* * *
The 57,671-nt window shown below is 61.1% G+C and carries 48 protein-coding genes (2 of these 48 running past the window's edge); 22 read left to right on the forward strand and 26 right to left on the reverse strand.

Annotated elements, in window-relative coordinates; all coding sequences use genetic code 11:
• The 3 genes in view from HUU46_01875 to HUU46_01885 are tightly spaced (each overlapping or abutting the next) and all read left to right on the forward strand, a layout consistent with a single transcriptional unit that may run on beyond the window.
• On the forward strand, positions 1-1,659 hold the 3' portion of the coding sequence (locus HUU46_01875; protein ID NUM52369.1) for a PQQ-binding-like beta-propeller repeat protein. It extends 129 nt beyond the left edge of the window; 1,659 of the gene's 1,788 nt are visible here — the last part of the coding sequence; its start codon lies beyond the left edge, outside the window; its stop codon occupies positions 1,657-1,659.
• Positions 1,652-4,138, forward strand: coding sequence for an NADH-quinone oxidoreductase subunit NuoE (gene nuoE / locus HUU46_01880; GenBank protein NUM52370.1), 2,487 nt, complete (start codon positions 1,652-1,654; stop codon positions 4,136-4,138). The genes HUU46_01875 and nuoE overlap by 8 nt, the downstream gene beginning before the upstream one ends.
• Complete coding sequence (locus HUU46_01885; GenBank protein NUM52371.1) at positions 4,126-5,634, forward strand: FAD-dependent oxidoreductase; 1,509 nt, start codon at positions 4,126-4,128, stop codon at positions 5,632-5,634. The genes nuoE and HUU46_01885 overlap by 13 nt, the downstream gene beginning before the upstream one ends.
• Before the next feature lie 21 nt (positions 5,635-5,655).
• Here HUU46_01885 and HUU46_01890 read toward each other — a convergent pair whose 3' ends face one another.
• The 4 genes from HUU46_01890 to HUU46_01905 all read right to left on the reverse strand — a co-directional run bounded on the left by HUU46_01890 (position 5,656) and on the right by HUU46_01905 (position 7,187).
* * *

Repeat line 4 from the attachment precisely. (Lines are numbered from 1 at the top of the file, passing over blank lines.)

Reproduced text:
• On the forward strand, positions 1-1,659 hold the 3' portion of the coding sequence (locus HUU46_01875; protein ID NUM52369.1) for a PQQ-binding-like beta-propeller repeat protein. It extends 129 nt beyond the left edge of the window; 1,659 of the gene's 1,788 nt are visible here — the last part of the coding sequence; its start codon lies beyond the left edge, outside the window; its stop codon occupies positions 1,657-1,659.